Of course advice like that today is meaningless because statistically no parent out there is going to change their lives to force limited social interaction on their children. I had the luxury of putting my son in a prison of distance and could control his exposure to popular teenage culture on my terms until he was old enough to handle it but it required sacrifices on my part as well especially in the career department. Teenagers, especially boys, do not fully grasp the concept of cause and effect until they are in their very late teens and some not until their 20's and there is no legal way to awaken them earlier to the concept in some cases.

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    1. I agree with what you say. It's hard to do much changing of lifestyle for parents because work is so hard to find, and people don't have the luxury of just quitting and moving.

      I don't think junior realizes he is exposing his dad to all kinds of problems when he gets involved with the police. It's all grist to the mill for those guys.

      When the boy was living with his mom he was not enrolled in school and was not going . So he had a lot of time to find low companions. Now he is in school and at least during the day he has somewhere to be. Since both his dad and my daughter usually work evenings, I don't know what they are going to do about that.

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  5. Three words: home drug tests. On a regular basis between court ordered ones they would be a good way to keep tabs.

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    1. I can suggest that to my daughter. I did not know they sold home drug tests but it makes sense they would. There must be a hell of a market for them.

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  6. Sounds like his self-cinfidence and self-worth are shot to hell.

    If his dad can find him a job that he "wants", in his sphere of interest and one that appeals, that will go a long way towards improving his self esteem e.g. carpentry if he's intetested in woodwork, a garage if he's into engines, kitchen work if he likes cooking, etc.

    That way starting "work" will be less of a battle and more likely to succeed.

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    1. Dani, I think they have in mind trying to get him a job at the restaurant where they both work. The dad tends bar and my daughter is a hostess. If he was there they would at least know what he was up to. But it's an uphill fight, there are way too many people looking for any kind of work and he's really too young for a "real" job.

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  7. What about getting the kid into a youth group like CAP, Sea Cadets, Boy Scouts, Tail Life America, or JROTC?? Could help with discipline . I was in Navy JROTC in high school and CAP as an adult. My closest friends I met in JROTC 30+ years ago.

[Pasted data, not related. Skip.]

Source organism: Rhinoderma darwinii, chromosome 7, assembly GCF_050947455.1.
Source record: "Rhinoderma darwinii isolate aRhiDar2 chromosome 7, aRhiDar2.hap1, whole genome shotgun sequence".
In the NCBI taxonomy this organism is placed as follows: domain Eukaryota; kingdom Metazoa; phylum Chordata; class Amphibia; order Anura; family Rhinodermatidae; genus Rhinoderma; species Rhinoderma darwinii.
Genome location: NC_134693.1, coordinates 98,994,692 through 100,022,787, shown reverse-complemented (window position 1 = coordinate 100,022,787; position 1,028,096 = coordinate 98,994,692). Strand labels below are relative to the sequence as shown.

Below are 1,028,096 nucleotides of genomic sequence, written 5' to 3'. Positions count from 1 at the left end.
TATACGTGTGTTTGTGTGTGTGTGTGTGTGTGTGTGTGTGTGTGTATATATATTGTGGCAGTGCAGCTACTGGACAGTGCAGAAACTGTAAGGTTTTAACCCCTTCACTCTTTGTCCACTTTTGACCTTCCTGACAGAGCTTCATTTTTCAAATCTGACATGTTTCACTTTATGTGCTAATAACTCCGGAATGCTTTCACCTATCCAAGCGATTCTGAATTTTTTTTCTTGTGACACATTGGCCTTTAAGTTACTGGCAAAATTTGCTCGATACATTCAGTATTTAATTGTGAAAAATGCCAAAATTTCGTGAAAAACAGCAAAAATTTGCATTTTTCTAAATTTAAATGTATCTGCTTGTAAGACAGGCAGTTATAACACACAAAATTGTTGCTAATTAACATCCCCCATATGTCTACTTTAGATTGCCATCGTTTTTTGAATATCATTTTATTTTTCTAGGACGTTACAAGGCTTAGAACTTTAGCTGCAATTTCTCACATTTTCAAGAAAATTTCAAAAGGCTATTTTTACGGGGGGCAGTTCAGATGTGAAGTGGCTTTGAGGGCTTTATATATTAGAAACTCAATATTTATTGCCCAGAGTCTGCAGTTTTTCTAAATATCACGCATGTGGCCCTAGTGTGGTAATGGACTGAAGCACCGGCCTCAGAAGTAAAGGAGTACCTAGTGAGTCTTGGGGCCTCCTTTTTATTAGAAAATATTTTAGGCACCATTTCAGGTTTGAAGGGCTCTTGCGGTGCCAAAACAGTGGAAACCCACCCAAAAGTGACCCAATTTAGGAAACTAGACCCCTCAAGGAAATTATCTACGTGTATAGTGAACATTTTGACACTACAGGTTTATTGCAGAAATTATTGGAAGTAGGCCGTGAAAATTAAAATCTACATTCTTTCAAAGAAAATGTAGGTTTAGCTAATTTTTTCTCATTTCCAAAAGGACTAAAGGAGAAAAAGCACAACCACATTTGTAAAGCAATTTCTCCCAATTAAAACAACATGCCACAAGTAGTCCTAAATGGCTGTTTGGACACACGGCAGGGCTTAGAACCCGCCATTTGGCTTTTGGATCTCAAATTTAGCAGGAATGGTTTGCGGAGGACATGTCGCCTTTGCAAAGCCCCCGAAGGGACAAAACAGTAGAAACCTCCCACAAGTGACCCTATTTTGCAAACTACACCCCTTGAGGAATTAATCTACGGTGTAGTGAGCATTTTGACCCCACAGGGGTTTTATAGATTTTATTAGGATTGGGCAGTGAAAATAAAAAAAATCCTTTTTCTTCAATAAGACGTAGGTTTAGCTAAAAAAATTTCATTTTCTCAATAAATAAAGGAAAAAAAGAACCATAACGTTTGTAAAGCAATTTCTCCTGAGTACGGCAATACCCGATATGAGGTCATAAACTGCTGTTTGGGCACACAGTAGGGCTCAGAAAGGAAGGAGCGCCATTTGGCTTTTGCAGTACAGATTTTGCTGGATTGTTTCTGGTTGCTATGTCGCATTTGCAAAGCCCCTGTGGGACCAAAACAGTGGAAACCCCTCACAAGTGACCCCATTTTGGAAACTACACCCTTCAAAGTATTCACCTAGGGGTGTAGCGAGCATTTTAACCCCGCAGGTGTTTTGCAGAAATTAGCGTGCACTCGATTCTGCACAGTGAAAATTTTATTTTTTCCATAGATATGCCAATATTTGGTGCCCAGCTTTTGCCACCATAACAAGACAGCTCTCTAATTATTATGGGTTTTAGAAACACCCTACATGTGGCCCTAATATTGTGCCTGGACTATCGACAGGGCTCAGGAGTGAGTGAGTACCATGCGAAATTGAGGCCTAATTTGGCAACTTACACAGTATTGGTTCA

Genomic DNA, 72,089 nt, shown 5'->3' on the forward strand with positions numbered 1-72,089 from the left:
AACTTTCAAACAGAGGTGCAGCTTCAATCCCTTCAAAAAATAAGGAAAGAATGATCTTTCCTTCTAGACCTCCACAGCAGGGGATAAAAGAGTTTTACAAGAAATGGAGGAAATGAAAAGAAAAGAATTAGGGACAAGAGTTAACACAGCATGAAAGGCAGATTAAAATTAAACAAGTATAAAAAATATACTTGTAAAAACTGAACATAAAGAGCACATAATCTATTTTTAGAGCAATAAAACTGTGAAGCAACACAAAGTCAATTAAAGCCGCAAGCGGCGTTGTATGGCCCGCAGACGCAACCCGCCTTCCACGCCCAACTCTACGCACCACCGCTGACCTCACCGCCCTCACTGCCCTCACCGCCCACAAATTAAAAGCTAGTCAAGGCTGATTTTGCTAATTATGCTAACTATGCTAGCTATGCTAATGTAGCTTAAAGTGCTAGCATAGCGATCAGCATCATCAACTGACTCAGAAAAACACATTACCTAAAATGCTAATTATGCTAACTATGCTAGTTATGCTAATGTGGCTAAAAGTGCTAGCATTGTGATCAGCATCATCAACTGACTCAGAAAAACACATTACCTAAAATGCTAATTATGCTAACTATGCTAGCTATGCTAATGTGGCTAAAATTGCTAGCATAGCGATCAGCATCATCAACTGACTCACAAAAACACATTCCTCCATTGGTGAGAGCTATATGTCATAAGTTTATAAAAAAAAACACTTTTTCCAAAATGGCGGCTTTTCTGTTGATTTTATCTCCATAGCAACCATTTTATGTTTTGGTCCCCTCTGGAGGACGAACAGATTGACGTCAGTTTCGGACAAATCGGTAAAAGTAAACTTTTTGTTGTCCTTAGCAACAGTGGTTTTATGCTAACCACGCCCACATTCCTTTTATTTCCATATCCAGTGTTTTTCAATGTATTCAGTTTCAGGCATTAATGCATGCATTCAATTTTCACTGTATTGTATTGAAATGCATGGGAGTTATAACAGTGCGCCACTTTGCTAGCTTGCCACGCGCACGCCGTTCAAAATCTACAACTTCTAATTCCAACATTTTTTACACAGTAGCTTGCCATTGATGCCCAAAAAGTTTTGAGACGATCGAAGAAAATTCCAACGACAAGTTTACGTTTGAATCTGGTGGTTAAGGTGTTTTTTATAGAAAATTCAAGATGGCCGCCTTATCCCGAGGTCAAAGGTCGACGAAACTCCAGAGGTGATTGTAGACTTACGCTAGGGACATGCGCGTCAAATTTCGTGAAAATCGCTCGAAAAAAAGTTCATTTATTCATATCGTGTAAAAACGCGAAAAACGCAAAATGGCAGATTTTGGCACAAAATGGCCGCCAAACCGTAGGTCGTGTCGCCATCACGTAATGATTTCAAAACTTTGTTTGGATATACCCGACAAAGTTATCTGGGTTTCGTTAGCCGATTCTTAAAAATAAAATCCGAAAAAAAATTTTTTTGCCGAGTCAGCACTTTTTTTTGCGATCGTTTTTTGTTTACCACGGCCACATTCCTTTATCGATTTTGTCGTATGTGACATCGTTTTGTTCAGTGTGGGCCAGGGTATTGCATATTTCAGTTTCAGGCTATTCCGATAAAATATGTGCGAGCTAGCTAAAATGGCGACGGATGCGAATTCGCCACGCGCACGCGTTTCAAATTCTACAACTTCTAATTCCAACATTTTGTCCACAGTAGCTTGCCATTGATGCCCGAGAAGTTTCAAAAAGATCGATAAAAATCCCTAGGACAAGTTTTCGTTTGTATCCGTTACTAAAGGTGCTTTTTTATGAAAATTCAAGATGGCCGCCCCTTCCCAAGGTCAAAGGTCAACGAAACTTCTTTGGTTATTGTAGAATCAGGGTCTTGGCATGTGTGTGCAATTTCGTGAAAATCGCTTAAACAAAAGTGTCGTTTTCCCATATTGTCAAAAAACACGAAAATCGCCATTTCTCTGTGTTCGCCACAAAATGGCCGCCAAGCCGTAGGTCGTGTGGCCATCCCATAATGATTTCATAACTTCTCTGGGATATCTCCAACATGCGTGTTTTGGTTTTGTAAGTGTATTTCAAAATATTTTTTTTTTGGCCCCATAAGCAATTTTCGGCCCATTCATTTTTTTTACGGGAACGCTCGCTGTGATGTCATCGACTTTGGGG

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  8. I don't know what' s available but I will ask my daughter. There have to be some kind of programs in a city for kids to participate in .

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  9. I wish them all the luck in the world. I agree with Paladin, home drug test kits.

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    1. It will take a lot of luck, I think, for this to have a happy ending.

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  10. I'm glad he didn't get sent to detention. I hope he makes the most of the chance he has been given and manages to turn himself around. He is lucky that he has a family behind him who care about him enough to put themselves out to try and work things out.

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    1. It's always possible that with some attention he'll be ok. He has been completely left to his own devices for the last few years and at that age, that's about the worse thing you can do.

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  11. Maybe your daughter should lose the boyfriend and look for a guy who would be a decent parent for your grandkids....

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    1. I would not be devastated if that happened. But overall, he treats her well, he works hard, and he himself no longer dabbles in controlled substances. It really isn't his fault that the court gave custody of the kid to the mother, and she kept the boy from seeing the father as much as she could. This kind of thing happens in broken home situations and I am trying to maintain as positive an attitude as I can. Me putting pressure on her about her boyfriend would just exacerbate and already miserable situation.

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  12. I sincerely hope that this makes a difference in the young man's life. We have enough dead-heads in our country, especially in government ! I wish your daughter and her boyfriend best wishes with this also. It's easier to rehabilitate a headstrong toddler than a teen !

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    1. It isn't going to be easy. I'll help them any way I can, although there isn't much I can do with them living so far away.

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  13. Sounds like this teen has no purpose in life. And this is so sad. If only he could break the cycle, and find purpose, kick the drugs, and lead a good life. I feel for your daughter in this situation. Teens are extremely hard to deal with.

    Hoping that this story has a happy ending Harry. Maybe if you had a bit more influence on this young lad, he might improve. It's a shame you live so far away...